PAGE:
The celebrated case of Wallace Butts vs. the Curtis Publishing Company that had aroused the South and college football people throughout the country reached its emotional climax last week with this scene, recorded by Artist Arthur Shilstone, in a third-floor courtroom of Atlanta's Old Post Office Building. Butts, former University of Georgia coach and athletic director, had sued Curtis' Saturday Evening Post for $10 million on the grounds that he was libeled in an article, "The Story of a College Football Fix," published last March. Butts was on the stand when one of his attorneys, William Schroder, read from the Post article (the exhibit standing next to the court stenographer) that said Butts had given away "all the significant secrets" of Georgia's football team to Alabama Coach Bear Bryant before their game last year. Schroder asked if this were true. "No," said Butts, "and I would like to explain that for a time I hid from people, but not any more. I am looking them in the eye because it is not true." Then he burst into tears. Still crying, he was helped from the stand by Schroder and led past the jury (right). Judge Lewis Morgan declared a five-minute recess. Last Monday, after nine days of testimony, the case went to the jury, which had to decide whether the Post article was "substantially true" or "foul," as Butts's lawyers had contended.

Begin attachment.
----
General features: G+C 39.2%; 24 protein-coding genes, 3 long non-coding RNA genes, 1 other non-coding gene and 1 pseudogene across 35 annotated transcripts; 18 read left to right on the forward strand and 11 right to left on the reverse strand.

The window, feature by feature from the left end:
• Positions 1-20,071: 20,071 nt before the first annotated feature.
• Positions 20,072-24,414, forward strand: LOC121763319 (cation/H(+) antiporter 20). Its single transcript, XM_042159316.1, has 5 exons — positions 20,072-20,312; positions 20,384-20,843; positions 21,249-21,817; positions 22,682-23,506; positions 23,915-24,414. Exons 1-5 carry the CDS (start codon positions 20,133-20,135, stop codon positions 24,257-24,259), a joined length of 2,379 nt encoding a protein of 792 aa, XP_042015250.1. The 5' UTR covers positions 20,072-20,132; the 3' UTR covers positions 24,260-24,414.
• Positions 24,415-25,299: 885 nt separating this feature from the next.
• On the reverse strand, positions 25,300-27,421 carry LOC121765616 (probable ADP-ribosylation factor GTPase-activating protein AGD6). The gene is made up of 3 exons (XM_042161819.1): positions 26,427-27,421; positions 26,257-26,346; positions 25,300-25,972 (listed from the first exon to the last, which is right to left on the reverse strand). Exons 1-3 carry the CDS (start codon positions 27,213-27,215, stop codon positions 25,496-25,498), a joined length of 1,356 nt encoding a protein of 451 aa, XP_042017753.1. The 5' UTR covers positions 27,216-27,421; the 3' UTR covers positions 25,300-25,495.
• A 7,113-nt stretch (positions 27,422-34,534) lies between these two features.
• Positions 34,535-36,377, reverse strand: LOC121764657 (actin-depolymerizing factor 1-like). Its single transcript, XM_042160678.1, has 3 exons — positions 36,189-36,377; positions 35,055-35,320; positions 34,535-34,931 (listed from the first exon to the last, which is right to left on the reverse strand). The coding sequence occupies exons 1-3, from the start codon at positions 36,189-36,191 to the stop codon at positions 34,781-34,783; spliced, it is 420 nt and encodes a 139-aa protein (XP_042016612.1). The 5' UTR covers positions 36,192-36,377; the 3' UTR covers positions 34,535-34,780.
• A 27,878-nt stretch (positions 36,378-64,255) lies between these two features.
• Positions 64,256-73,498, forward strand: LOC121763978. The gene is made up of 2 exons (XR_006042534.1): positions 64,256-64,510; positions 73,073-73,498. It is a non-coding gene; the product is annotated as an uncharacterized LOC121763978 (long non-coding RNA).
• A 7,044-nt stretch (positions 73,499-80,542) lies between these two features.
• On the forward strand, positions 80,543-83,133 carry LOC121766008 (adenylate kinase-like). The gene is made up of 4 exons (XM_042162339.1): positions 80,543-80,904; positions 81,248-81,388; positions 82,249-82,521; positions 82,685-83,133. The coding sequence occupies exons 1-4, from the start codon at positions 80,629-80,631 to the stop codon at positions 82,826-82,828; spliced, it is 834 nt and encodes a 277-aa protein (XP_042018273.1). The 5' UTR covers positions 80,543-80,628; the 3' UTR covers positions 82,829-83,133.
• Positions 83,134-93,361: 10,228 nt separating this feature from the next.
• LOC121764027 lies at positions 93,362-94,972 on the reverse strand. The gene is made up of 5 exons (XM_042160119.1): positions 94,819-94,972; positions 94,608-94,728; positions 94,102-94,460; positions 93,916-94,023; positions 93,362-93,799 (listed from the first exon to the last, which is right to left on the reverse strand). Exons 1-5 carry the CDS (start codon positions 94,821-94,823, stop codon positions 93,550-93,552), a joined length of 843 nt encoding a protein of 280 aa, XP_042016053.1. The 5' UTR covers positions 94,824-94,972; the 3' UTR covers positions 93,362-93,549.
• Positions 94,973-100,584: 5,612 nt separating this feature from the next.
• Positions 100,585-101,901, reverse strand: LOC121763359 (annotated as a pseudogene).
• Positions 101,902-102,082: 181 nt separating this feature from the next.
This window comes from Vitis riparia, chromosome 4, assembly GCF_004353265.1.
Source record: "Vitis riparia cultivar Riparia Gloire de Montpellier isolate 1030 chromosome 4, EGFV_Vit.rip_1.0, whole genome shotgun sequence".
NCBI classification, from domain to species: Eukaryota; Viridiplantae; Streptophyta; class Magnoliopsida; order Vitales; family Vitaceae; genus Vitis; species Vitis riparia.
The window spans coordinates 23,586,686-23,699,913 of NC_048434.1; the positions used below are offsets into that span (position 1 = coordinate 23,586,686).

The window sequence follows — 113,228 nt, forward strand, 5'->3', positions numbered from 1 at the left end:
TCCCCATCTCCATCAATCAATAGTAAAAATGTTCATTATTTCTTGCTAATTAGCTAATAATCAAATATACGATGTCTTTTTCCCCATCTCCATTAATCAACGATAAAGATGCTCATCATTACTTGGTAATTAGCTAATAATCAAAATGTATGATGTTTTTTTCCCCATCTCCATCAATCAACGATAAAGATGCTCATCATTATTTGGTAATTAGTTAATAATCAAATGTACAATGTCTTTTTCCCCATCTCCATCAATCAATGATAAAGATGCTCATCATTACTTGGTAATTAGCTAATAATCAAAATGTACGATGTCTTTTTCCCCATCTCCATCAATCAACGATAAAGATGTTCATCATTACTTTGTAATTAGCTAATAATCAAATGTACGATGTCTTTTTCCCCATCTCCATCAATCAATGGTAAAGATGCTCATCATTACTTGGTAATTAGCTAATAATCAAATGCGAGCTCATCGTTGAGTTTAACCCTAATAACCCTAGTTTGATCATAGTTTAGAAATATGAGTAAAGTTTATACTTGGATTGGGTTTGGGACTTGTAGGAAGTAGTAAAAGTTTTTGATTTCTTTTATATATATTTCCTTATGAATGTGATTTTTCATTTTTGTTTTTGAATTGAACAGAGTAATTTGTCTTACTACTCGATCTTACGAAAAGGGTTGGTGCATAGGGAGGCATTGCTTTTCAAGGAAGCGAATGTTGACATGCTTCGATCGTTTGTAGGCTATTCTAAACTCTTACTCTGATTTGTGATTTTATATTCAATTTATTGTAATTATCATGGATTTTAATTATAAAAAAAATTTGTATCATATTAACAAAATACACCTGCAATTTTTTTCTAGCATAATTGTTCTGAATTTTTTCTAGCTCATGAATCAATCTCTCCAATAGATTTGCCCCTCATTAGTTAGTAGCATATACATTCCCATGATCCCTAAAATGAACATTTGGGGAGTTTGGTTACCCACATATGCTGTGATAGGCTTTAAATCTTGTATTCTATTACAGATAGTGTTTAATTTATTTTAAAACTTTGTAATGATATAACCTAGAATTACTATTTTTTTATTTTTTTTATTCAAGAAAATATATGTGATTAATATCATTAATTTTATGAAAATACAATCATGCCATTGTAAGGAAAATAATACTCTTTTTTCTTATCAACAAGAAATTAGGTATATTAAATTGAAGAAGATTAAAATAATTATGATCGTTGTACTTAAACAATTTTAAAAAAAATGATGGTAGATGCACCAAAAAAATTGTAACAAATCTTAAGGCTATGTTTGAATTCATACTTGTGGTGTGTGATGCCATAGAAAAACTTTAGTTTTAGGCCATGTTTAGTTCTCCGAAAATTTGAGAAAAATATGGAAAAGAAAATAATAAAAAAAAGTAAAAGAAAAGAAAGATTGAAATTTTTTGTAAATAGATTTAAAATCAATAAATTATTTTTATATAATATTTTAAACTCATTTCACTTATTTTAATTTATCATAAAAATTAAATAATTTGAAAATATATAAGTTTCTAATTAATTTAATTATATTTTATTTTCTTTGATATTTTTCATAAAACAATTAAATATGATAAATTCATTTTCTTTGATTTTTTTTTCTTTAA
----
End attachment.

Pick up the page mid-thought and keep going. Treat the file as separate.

Table of Contents
Aug. 26, 1963
- By William F. Talbert
- By Kenneth Rudeen
Scotland's Jim Clark, driving a Lotus-Ford, won handily at Milwaukee and confirmed an auto racing uprising that began at Indy
- By Gwilym S. Brown
All over the place, now that smart executives have discovered that good fun can be good business